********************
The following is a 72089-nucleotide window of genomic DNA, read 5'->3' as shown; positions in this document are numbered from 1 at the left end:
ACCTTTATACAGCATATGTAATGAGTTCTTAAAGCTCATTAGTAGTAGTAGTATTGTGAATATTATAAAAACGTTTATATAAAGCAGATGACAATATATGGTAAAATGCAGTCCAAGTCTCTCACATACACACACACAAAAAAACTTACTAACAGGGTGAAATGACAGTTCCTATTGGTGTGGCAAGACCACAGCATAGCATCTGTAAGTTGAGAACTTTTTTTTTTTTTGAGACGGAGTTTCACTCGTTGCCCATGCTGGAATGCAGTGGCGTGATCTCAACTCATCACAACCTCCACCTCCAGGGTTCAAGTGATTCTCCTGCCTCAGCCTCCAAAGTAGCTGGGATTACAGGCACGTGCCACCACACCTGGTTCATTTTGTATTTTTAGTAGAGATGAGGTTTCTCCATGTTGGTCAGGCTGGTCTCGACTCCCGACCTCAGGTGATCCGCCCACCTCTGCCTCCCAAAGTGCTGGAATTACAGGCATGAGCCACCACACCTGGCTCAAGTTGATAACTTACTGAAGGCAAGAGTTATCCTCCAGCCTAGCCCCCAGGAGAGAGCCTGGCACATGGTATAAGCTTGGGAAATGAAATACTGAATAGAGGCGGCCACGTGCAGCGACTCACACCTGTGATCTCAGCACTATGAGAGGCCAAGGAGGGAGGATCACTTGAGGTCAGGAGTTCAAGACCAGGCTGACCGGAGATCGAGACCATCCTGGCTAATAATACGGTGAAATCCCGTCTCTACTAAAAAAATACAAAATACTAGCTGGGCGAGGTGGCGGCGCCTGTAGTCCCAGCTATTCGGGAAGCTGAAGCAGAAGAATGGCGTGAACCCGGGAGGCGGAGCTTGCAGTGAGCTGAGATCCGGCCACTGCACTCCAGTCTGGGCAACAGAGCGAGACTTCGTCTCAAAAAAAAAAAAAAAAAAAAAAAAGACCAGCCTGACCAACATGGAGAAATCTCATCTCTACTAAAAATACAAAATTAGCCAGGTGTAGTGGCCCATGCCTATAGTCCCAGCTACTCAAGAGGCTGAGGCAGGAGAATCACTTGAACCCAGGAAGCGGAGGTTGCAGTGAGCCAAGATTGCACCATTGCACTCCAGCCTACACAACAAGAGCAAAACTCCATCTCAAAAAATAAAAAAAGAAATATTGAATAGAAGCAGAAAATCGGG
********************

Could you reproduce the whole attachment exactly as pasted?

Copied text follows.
The following is a 72089-nucleotide window of genomic DNA, read 5'->3' as shown; positions in this document are numbered from 1 at the left end:
ACCTTTATACAGCATATGTAATGAGTTCTTAAAGCTCATTAGTAGTAGTAGTATTGTGAATATTATAAAAACGTTTATATAAAGCAGATGACAATATATGGTAAAATGCAGTCCAAGTCTCTCACATACACACACACAAAAAAACTTACTAACAGGGTGAAATGACAGTTCCTATTGGTGTGGCAAGACCACAGCATAGCATCTGTAAGTTGAGAACTTTTTTTTTTTTTGAGACGGAGTTTCACTCGTTGCCCATGCTGGAATGCAGTGGCGTGATCTCAACTCATCACAACCTCCACCTCCAGGGTTCAAGTGATTCTCCTGCCTCAGCCTCCAAAGTAGCTGGGATTACAGGCACGTGCCACCACACCTGGTTCATTTTGTATTTTTAGTAGAGATGAGGTTTCTCCATGTTGGTCAGGCTGGTCTCGACTCCCGACCTCAGGTGATCCGCCCACCTCTGCCTCCCAAAGTGCTGGAATTACAGGCATGAGCCACCACACCTGGCTCAAGTTGATAACTTACTGAAGGCAAGAGTTATCCTCCAGCCTAGCCCCCAGGAGAGAGCCTGGCACATGGTATAAGCTTGGGAAATGAAATACTGAATAGAGGCGGCCACGTGCAGCGACTCACACCTGTGATCTCAGCACTATGAGAGGCCAAGGAGGGAGGATCACTTGAGGTCAGGAGTTCAAGACCAGGCTGACCGGAGATCGAGACCATCCTGGCTAATAATACGGTGAAATCCCGTCTCTACTAAAAAAATACAAAATACTAGCTGGGCGAGGTGGCGGCGCCTGTAGTCCCAGCTATTCGGGAAGCTGAAGCAGAAGAATGGCGTGAACCCGGGAGGCGGAGCTTGCAGTGAGCTGAGATCCGGCCACTGCACTCCAGTCTGGGCAACAGAGCGAGACTTCGTCTCAAAAAAAAAAAAAAAAAAAAAAAAGACCAGCCTGACCAACATGGAGAAATCTCATCTCTACTAAAAATACAAAATTAGCCAGGTGTAGTGGCCCATGCCTATAGTCCCAGCTACTCAAGAGGCTGAGGCAGGAGAATCACTTGAACCCAGGAAGCGGAGGTTGCAGTGAGCCAAGATTGCACCATTGCACTCCAGCCTACACAACAAGAGCAAAACTCCATCTCAAAAAATAAAAAAAGAAATATTGAATAGAAGCAGAAAATCGGG